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I have actually just realised, having stopped to take a breath (and cook and eat a bacon and egg sandwich) that this whole post is rather like a letter. Maybe once a month I should so a kind of Newsletter on here, as I would not have a clue how to set one up online or do a mail out – nor do I think I am interesting enough to warrant one. But a monthly update might be nice maybe?

Oh and finally, before I whizz off to the library via the post office and taking Oscar for a walk (he still loves a lead) I guess it is time for a cat/kitten update. Well… after Millie suddenly went into heat, a rather bizarre and traumatic time for all four of us initially, they are now getting on like a house on fire. There is lots of play, and play fighting, lots of sleeping near each other and above all lots of ganging up with each other against their owners. Fun times! Isn’t Oscar huge now?

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Right, am off. Let me know how you are all doing and what you have been up to! Also let me know your thoughts on a monthly newsletter like post, how you are getting on with what you’re reading and any suggestions to help my weird reading phase. Thanks in advance.

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The House of Mirth – Edith Wharton

I am beginning to think that my little faux pas that Edith Wharton was one of the UK’s canon authors, when deciding on the six authors for ‘Classically Challenged’ with AJ, was actually a twist of fate and an accidental moment of brilliance. While I liked Jane Austen’s ‘Persuasion’ and enjoyed Charles Dickens’ ‘Great Expectations’ (let us gloss over Trollope’s ‘The Warden’) I have to say that ‘The House of Mirth’ simply surpasses them for me by a long stretch and has been the first to set me alight. I think it is probably going to become one of my favourite novels of all time and has reminded me what joys there are in the classics and forget the side that makes you feel like you are back at school. Now though I have the nightmare task of trying to write my thoughts on this book which I know will never really do it justice. Gulp!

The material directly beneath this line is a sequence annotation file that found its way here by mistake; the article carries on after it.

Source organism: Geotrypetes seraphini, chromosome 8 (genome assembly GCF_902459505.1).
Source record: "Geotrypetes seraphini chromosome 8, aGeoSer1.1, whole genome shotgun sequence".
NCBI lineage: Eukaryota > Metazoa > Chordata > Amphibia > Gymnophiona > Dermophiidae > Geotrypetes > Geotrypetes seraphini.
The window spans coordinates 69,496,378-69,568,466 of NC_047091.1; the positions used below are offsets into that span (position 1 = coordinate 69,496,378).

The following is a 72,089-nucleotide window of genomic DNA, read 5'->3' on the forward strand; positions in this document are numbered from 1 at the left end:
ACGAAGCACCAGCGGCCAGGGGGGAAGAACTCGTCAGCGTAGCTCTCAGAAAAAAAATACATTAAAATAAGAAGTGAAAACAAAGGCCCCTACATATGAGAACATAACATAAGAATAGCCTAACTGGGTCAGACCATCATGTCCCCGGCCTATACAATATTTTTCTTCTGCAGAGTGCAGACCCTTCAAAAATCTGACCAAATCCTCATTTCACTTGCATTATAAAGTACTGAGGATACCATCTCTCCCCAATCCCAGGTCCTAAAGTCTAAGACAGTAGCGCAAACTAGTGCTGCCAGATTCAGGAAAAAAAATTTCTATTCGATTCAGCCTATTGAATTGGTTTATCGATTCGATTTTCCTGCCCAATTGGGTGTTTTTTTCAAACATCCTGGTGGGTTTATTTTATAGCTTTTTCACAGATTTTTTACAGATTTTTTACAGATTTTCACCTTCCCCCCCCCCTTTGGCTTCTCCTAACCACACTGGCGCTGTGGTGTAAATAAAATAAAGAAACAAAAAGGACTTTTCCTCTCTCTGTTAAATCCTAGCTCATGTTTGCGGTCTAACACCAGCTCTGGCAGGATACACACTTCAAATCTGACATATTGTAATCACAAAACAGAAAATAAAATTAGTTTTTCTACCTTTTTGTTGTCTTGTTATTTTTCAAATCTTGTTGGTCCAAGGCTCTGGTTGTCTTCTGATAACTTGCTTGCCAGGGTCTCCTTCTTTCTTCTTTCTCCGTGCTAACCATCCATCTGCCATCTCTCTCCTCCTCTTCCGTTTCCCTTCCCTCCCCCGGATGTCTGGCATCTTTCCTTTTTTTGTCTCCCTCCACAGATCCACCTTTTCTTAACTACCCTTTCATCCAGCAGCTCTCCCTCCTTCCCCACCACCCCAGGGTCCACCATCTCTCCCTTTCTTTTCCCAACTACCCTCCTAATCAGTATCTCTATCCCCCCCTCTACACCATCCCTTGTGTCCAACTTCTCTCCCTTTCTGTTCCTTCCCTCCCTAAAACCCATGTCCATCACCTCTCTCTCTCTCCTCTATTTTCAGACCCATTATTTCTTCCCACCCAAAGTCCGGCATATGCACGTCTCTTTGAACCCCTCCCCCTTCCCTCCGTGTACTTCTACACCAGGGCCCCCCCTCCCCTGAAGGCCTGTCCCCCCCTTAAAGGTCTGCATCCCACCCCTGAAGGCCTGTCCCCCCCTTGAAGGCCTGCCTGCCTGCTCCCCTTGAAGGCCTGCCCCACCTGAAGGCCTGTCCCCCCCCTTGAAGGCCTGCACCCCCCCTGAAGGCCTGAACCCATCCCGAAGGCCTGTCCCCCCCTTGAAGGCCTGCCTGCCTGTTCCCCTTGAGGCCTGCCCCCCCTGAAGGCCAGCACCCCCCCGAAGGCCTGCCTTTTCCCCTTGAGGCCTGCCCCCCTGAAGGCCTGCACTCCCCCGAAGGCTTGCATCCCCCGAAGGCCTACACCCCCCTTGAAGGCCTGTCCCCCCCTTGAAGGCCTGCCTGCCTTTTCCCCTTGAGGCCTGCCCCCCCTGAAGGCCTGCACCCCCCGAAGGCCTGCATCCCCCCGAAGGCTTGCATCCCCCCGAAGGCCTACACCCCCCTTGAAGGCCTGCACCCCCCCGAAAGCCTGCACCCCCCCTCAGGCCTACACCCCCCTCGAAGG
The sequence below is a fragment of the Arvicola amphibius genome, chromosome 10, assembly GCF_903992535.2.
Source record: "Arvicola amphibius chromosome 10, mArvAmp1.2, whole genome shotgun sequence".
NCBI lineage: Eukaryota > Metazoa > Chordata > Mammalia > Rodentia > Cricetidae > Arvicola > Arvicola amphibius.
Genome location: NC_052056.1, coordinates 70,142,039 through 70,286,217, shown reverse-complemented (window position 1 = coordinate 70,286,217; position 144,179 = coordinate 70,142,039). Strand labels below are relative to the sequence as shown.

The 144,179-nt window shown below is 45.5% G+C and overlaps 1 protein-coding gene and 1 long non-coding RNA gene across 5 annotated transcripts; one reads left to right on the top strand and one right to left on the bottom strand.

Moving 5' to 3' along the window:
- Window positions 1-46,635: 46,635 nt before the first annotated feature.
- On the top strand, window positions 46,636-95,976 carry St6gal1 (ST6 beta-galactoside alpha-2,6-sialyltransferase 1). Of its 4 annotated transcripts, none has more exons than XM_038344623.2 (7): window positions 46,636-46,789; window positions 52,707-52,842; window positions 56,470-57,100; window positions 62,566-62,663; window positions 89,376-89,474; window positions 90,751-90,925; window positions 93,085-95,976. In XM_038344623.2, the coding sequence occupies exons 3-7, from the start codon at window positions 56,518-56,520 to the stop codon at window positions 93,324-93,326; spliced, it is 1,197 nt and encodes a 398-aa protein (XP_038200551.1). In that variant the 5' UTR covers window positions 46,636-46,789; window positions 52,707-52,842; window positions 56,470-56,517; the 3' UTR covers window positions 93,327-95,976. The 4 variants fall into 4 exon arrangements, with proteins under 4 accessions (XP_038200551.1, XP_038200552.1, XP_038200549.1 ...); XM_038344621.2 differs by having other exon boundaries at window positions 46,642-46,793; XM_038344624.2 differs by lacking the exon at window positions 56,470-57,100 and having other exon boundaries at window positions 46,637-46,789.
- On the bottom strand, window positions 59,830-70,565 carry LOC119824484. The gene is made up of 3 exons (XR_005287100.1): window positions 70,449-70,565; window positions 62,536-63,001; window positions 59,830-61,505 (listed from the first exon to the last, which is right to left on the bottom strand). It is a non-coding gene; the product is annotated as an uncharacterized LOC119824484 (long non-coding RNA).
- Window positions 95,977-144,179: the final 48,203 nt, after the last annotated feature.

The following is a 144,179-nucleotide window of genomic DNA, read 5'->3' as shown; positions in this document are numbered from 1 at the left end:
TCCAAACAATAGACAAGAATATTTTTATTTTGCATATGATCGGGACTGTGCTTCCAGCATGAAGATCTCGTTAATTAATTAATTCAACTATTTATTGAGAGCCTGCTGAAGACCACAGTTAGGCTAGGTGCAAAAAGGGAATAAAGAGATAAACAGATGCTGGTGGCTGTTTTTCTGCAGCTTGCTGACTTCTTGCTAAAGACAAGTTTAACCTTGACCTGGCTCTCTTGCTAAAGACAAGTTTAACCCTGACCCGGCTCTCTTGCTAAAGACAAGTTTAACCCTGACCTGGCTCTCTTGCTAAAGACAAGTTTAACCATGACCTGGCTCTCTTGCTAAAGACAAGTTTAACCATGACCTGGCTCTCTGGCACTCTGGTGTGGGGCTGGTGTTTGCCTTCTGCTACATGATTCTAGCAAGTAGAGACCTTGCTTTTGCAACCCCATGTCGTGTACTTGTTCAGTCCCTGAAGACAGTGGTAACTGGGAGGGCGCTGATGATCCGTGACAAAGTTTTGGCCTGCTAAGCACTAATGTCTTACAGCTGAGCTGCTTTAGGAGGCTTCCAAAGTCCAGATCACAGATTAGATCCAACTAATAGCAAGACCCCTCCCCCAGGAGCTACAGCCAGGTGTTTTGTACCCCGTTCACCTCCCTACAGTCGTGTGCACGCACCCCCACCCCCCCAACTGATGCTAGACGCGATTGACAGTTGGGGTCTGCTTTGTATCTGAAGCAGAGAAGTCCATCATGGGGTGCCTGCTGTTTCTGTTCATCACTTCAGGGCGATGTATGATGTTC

***** Oxford University Press, paperback, 1905 (2008 edition), fiction, 368 pages, kindly sent by the publisher

In New York in the late 1800’s Lily Bart, at the ripe old age of twenty nine, is in the time of her life where she needs to find a husband. She has had many good seasons living with her rich friends of high society, which is quite miraculous as she herself is made of limited means and no fortune yet Lily is wily. We follow her on her quest to find a husband and the gambles she takes not only with her meagre allowance and cards but in the society she keeps and how she plays them and they play her.

Edith Wharton does some wondrous things in this novel. Firstly Wharton marvellously creates an overview of society at the time. As we meet her Lily actually spends most of her time living off her incredibly wealthy friends. Of course nothing comes for free. It is Lily’s beauty, wit and ability to seem fascinated by anyone and everyone whilst having them fascinated by her that gets her in with the right set. Keeping them as friends and on side however is the really tricky part and one that anyone would find hard to pull off. Lily knows that if she marries someone with utmost wealth she could have everyone at her bidding and the life she has always felt she is her due. This was the plight of many women at the time. When not living off friends though, Lily finds herself living off an aunt, Mrs Penistone, who took her because no one else would after her mother’s death. This relationship I think has a real psychological affect on Lily. She doesn’t want to owe anyone, apart from a husband, anything nor does she want to end up like many of the spinsters that her aunt knows, working in factories and living in boarding houses.